The thing with FODMAPs is that researchers base a foods “high” or “low” FODMAP status off of specific serving sizes. So a 1/4 cup of butternut squash is considered low FODMAP, whereas 2/3 cup is high, and vice versa. FODMAPs also have an accumulative effect meaning that a combination of different amounts of FODMAPs can contribute to an overall high FODMAP load.

This is why it’s really important to listen to your body, work with a practitioner, and to find what works best for you, because some people may tolerate certain FODMAP foods differently than others.

 

Why The Low FODMAP Diet is Temporary

While it can be a critical factor in managing your symptoms and even encouraging healing, it’s unwise to rely on a Low FODMAP diet indefinitely as long-term avoidance of high FODMAP foods can potentially disrupt our microbiome (the collection of bacteria that exist in and on our body) since many high FODMAP foods are also excellent sources of prebiotics. Prebiotics are foods that feed, nourish, and strengthen the colony of trillions of friendly probiotic bacteria in out gut.

 

The Phases of the Low FODMAP Diet

Re-introducing high FODMAP foods after eating low FODMAP for some time can be a little daunting, especially if you’ve noticed relief, but it’s actually a big part of embarking on a Low FODMAP diet as there are phases involved:

  1. Elimination: eliminating high FODMAP foods for 2-6 weeks to determine if these sugars are contributing to your symptoms
  2. Re-Introduction: Each high FODMAP food group is carefully reintroduced one at a time (in smaller and larger portions) to determine which ones and it which amounts create symptoms.
  3. Maintenance/Customization: Once you have a good understanding of which foods work and don’t work for you, you can customize your dietary needs accordingly. That might mean you can still continue to eat avocado, but only half of it. Or you’re fine with a handful of almonds, but large portions you’re not. This could also mean you’ve discovered you’re totally fine with larger amounts of other high FODMAP foods.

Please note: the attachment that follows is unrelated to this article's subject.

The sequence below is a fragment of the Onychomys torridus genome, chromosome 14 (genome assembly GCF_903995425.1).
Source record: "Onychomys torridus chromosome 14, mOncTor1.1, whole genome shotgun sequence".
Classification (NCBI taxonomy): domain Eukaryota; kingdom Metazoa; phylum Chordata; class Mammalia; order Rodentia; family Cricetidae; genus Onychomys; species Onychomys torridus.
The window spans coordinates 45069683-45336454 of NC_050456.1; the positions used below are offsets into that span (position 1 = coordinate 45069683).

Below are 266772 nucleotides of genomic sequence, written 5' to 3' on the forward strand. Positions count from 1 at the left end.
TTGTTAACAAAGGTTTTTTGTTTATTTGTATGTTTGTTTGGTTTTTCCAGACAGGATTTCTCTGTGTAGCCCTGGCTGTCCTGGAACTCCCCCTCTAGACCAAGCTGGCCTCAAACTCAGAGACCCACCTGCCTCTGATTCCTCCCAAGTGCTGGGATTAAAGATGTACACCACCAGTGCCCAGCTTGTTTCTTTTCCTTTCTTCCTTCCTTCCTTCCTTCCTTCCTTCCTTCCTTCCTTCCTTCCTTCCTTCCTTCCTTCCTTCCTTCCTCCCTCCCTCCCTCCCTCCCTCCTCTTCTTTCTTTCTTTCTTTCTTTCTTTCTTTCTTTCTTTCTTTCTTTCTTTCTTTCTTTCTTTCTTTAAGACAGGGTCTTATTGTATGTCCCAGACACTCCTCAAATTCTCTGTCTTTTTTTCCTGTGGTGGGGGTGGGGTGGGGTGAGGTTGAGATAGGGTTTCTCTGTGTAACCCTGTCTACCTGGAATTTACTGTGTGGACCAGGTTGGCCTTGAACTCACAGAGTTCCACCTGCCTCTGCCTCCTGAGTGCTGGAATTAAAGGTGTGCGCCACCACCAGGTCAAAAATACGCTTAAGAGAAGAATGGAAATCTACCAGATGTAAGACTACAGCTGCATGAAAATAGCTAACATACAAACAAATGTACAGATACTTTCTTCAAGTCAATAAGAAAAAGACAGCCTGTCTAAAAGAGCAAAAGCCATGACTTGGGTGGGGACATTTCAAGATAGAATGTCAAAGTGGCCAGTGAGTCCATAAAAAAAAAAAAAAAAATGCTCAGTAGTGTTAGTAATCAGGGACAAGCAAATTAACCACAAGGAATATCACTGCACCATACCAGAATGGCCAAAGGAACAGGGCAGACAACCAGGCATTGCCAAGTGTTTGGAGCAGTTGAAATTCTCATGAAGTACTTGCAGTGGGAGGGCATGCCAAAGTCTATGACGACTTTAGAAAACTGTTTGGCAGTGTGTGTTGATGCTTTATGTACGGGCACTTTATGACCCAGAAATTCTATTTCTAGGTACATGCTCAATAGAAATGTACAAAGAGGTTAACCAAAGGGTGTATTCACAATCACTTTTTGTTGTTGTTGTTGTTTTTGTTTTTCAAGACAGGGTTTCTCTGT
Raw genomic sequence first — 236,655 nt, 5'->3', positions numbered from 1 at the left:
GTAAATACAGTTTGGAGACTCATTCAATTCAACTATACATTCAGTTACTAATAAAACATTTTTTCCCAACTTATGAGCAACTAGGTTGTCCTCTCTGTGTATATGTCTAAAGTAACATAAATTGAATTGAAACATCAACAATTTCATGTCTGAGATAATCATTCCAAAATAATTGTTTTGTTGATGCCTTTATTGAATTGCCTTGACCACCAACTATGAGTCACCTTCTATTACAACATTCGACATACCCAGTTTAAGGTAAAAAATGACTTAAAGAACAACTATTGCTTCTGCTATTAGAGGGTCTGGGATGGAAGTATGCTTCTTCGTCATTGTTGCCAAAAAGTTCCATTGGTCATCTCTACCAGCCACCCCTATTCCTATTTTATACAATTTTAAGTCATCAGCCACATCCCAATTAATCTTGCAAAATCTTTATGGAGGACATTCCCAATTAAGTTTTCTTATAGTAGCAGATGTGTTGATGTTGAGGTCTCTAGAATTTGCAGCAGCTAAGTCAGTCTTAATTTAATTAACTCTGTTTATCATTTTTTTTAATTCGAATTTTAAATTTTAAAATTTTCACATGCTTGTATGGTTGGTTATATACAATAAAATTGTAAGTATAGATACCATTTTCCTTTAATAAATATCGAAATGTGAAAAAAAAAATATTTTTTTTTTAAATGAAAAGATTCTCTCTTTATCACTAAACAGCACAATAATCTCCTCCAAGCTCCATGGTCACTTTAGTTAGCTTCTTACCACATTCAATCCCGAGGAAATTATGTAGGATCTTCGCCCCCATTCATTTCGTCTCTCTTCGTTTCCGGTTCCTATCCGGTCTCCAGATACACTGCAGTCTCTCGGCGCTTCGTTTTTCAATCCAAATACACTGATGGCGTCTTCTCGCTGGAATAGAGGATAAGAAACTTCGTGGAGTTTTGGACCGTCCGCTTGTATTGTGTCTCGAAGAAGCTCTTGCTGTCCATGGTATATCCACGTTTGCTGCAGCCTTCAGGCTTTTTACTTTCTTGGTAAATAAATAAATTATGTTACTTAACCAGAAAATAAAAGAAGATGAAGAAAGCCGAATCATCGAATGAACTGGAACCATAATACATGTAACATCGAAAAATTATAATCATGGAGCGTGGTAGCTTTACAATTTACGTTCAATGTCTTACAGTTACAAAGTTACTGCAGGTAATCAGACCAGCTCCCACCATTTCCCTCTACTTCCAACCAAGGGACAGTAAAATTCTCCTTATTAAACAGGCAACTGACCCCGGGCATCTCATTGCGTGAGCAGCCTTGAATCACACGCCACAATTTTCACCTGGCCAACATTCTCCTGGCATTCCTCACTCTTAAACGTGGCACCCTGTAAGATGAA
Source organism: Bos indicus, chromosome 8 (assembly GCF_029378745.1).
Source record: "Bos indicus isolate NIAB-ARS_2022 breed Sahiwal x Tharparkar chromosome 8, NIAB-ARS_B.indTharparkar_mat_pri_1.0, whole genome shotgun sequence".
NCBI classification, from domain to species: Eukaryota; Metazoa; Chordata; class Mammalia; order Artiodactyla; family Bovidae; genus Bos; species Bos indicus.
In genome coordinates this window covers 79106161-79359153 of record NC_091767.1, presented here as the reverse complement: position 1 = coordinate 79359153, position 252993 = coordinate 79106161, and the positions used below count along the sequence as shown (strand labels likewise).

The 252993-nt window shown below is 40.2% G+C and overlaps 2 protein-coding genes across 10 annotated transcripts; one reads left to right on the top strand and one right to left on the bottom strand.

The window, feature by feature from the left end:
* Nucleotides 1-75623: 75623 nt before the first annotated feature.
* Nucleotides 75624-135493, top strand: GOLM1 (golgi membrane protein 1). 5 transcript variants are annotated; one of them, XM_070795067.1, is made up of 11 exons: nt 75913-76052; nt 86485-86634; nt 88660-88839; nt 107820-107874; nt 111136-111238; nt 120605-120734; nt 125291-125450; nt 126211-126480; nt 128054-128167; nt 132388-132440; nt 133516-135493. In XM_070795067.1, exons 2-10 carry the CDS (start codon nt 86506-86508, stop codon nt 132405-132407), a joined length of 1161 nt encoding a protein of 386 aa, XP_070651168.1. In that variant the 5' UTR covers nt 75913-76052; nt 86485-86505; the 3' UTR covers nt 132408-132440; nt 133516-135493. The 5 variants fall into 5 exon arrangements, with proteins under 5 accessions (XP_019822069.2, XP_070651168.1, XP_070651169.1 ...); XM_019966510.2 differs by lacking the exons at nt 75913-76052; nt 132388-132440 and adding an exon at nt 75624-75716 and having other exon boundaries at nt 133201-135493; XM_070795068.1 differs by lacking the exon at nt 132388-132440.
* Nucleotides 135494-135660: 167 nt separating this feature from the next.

Finding Your Unique Balance

Although the Low FODMAP Diet can be confusing or overwhelming, there’s always a bright side. Once you’ve found your culprits and in which amounts, it’s highly liberating and is not as restrictive as it is initially. The goal is to be able to re-introduce as many foods as possible that you previously loved, but be symptom-free instead!

 

Is the Low FODMAP Diet Right For You?

If you’ve been diagnosed with IBS and you’ve tried all kinds of strategies to manage or overcome symptoms, then the Low FODMAP Diet may be an excellent fit for you.

 

Remember that there’s more to gut health and IBS than just FODMAPs alone: stress levels, other non-FODMAP food sensitivities, bacterial infections such as SIBO (Small Intestinal Bacterial Overgrowth), hormonal imbalances, and autoimmune or other existing conditions can all impact digestive health.

 

It’s important to work with a qualified practitioner to rule out any other underlying imbalances with a qualified practitioner since other GI disorders can mimic symptoms found in IBS and to guide you through exploring this therapeutic diet.

If you decide to try the Low FODMAP Diet, I can’t recommend enough their app — it has been an indispensable tool for me on my gut healing and Low FODMAP journey as it lists each and every high and low FODMAP food, in what amounts, plus tons of other info on IBS and FODMAPS.

 


 

Have you ever tried the Low FODMAP Diet?

 

Resources:

Monash University Website
The Low FODMAP Diet App by Monash University